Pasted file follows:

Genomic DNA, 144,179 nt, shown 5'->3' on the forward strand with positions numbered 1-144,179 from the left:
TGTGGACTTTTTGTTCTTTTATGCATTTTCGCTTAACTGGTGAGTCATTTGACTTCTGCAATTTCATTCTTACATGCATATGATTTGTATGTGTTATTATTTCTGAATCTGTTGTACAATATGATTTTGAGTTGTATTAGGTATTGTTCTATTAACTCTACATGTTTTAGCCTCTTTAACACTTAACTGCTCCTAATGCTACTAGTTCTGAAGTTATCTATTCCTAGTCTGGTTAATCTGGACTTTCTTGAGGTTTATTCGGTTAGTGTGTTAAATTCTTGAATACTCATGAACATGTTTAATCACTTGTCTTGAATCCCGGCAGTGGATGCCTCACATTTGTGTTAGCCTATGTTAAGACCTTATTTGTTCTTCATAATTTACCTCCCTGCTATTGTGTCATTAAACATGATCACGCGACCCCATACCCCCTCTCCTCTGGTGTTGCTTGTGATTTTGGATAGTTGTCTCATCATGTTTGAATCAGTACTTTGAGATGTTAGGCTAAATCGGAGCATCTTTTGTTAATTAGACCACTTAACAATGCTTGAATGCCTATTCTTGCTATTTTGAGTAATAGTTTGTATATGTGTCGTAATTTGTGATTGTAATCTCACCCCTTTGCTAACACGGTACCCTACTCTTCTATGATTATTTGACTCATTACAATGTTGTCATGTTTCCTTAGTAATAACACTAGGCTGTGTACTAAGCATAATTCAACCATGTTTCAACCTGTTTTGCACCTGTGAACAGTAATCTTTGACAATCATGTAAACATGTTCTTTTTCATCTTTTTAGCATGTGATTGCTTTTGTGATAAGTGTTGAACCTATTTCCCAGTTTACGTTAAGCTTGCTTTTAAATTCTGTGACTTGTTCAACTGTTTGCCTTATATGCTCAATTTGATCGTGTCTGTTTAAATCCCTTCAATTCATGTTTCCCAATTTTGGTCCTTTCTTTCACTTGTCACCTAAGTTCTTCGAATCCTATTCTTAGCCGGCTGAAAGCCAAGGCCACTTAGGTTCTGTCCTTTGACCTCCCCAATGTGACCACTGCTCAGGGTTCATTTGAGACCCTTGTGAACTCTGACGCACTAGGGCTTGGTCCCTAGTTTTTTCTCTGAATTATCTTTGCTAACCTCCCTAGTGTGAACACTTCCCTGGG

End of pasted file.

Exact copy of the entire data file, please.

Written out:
Genomic DNA, 144,179 nt, shown 5'->3' on the forward strand with positions numbered 1-144,179 from the left:
TGTGGACTTTTTGTTCTTTTATGCATTTTCGCTTAACTGGTGAGTCATTTGACTTCTGCAATTTCATTCTTACATGCATATGATTTGTATGTGTTATTATTTCTGAATCTGTTGTACAATATGATTTTGAGTTGTATTAGGTATTGTTCTATTAACTCTACATGTTTTAGCCTCTTTAACACTTAACTGCTCCTAATGCTACTAGTTCTGAAGTTATCTATTCCTAGTCTGGTTAATCTGGACTTTCTTGAGGTTTATTCGGTTAGTGTGTTAAATTCTTGAATACTCATGAACATGTTTAATCACTTGTCTTGAATCCCGGCAGTGGATGCCTCACATTTGTGTTAGCCTATGTTAAGACCTTATTTGTTCTTCATAATTTACCTCCCTGCTATTGTGTCATTAAACATGATCACGCGACCCCATACCCCCTCTCCTCTGGTGTTGCTTGTGATTTTGGATAGTTGTCTCATCATGTTTGAATCAGTACTTTGAGATGTTAGGCTAAATCGGAGCATCTTTTGTTAATTAGACCACTTAACAATGCTTGAATGCCTATTCTTGCTATTTTGAGTAATAGTTTGTATATGTGTCGTAATTTGTGATTGTAATCTCACCCCTTTGCTAACACGGTACCCTACTCTTCTATGATTATTTGACTCATTACAATGTTGTCATGTTTCCTTAGTAATAACACTAGGCTGTGTACTAAGCATAATTCAACCATGTTTCAACCTGTTTTGCACCTGTGAACAGTAATCTTTGACAATCATGTAAACATGTTCTTTTTCATCTTTTTAGCATGTGATTGCTTTTGTGATAAGTGTTGAACCTATTTCCCAGTTTACGTTAAGCTTGCTTTTAAATTCTGTGACTTGTTCAACTGTTTGCCTTATATGCTCAATTTGATCGTGTCTGTTTAAATCCCTTCAATTCATGTTTCCCAATTTTGGTCCTTTCTTTCACTTGTCACCTAAGTTCTTCGAATCCTATTCTTAGCCGGCTGAAAGCCAAGGCCACTTAGGTTCTGTCCTTTGACCTCCCCAATGTGACCACTGCTCAGGGTTCATTTGAGACCCTTGTGAACTCTGACGCACTAGGGCTTGGTCCCTAGTTTTTTCTCTGAATTATCTTTGCTAACCTCCCTAGTGTGAACACTTCCCTGGG